How effective is counter-terrorism and what are the underlying mechanisms? Relying on a unique experiment and detailed micro data from Israel, we show that the deployment of the Iron Dome anti-rocket system mitigated the negative effect of rocket attacks on house prices and lowered the price premium associated with in-house shelters. Analysis of surveys and data on purchases of anti-anxiety drugs yields evidence consistent with a psychological mechanism: by reducing the negative effects on daily routine, subjective well-being, and psychological distress, Iron Dome lowered the disamenity associated with living under the shadow of the rocket threat.
Bibliographical noteFunding Information:
We thank the editors, Kenneth Couch and Erdal Tekin, and three anonymous reviewers as well as audiences at the annual meetings of the Israeli Economic Association and of the Israeli Geographical Association, Bank of Israel, The Hebrew University of Jerusalem, NBER Summer Institute, and Tel Aviv University for useful comments. We are grateful to Ofer Cohen from Super-Pharm, Amir Dahan from the Israel Tax Authority, Nurit Dobrin from the Israeli Central Bureau of Statistics, and to Yad2’s CEO Yavin Gill-More for providing data, and to Adi Ben-Nun from the GIS lab at The Hebrew University of Jerusalem for his help with the maps. Financial support for this project was generously provided by the I-Core Program of the Planning and Budgeting Committee at the Israel Science Foundation (grant no. 1821/12) and by the Sapir Economic Policy Forum. The views expressed in this paper are those of the authors and do not necessarily reflect the position of the Bank of Israel. Yael Elster is a Fulbright Fellow 2018/2019. This paper is based on the second chapter of her PhD dissertation at The Hebrew University of Jerusalem.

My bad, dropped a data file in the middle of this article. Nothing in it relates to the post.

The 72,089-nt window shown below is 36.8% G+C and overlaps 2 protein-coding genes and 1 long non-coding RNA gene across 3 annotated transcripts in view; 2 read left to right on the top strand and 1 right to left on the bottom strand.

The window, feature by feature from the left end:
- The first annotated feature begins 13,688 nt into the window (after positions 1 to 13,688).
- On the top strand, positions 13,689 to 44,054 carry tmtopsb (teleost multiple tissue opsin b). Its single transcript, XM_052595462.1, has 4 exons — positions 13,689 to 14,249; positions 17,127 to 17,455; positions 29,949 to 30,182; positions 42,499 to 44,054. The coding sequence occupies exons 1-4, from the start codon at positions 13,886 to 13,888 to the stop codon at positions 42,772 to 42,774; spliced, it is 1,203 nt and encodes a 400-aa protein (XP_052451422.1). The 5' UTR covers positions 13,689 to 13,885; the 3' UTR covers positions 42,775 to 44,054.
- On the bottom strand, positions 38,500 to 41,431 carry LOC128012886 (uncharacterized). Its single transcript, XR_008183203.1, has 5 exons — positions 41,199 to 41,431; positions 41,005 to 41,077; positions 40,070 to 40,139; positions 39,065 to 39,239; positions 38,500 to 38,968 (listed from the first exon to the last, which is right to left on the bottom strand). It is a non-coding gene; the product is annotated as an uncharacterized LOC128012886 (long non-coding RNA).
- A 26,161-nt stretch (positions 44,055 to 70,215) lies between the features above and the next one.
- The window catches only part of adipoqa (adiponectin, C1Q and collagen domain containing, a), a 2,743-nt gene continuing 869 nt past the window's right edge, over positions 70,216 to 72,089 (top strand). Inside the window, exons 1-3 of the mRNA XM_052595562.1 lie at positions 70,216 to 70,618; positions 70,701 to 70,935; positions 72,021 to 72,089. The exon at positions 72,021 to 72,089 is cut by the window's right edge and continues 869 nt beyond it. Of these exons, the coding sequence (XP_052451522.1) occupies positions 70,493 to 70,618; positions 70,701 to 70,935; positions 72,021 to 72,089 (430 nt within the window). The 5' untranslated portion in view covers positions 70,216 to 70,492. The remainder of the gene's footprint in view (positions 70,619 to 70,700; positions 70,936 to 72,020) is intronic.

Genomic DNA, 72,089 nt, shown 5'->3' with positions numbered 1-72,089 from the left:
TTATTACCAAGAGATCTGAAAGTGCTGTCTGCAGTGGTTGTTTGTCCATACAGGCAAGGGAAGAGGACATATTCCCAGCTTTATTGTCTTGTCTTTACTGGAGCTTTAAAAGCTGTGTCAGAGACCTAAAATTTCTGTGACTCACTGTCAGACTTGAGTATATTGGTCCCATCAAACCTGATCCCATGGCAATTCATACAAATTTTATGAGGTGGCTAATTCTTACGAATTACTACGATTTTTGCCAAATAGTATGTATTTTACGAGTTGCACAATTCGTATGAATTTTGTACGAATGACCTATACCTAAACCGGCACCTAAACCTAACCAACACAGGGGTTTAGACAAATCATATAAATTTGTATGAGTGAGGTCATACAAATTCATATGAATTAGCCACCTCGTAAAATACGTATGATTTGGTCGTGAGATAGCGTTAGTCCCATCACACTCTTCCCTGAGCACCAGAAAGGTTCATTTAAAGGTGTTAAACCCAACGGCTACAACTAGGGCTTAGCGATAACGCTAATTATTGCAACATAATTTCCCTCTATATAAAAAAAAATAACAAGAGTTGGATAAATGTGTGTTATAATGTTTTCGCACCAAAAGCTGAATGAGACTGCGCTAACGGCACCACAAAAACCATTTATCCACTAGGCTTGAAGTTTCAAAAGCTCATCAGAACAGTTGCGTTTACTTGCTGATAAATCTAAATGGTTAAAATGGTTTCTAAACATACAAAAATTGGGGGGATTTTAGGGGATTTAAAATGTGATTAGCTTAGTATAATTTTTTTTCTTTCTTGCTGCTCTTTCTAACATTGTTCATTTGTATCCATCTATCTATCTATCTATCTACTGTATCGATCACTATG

© 2019 by the Association for Public Policy Analysis and Management
ASJC Scopus subject areas
- General Business, Management and Accounting
- Sociology and Political Science
- Public Administration